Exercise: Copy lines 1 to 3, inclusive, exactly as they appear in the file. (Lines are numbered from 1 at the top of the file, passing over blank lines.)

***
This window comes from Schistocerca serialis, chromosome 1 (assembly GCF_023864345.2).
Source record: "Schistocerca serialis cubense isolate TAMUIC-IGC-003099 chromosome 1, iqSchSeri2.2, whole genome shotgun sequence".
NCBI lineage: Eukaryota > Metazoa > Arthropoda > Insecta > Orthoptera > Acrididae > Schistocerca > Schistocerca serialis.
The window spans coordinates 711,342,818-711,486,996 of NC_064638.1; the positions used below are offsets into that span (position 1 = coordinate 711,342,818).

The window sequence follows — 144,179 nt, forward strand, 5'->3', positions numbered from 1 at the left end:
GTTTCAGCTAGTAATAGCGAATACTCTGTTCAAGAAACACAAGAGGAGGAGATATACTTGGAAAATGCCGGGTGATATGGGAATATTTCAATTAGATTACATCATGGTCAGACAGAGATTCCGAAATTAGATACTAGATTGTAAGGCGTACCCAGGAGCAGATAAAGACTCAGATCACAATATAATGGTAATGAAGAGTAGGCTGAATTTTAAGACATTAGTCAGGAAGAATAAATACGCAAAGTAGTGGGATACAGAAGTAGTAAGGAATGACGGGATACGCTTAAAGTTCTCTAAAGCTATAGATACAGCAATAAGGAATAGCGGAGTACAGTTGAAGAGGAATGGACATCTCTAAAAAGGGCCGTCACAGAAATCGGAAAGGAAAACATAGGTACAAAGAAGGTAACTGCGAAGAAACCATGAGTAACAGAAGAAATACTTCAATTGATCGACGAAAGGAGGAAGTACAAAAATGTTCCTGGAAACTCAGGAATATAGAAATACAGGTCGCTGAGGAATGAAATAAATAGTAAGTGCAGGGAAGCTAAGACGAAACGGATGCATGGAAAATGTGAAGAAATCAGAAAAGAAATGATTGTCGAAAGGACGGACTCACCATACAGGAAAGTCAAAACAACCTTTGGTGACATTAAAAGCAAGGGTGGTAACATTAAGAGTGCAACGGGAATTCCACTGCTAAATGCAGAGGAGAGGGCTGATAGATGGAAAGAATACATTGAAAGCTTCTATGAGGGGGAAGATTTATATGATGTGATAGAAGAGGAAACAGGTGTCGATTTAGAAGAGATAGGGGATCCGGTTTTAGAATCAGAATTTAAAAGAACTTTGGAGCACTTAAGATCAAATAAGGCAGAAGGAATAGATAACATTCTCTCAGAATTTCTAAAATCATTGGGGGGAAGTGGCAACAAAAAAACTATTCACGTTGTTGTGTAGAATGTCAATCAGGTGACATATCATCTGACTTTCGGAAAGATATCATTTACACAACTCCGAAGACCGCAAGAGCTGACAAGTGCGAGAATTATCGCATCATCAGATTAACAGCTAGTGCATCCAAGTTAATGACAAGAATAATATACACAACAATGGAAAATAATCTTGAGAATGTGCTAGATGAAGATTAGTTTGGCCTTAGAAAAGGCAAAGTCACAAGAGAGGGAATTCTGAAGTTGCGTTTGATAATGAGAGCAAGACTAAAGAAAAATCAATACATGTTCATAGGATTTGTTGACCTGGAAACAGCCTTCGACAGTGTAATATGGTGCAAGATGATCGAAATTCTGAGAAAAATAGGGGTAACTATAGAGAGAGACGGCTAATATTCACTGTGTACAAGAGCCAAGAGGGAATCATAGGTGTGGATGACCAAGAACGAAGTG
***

This window comes from Schistocerca serialis, chromosome 1 (assembly GCF_023864345.2).
Source record: "Schistocerca serialis cubense isolate TAMUIC-IGC-003099 chromosome 1, iqSchSeri2.2, whole genome shotgun sequence".
NCBI lineage: Eukaryota > Metazoa > Arthropoda > Insecta > Orthoptera > Acrididae > Schistocerca > Schistocerca serialis.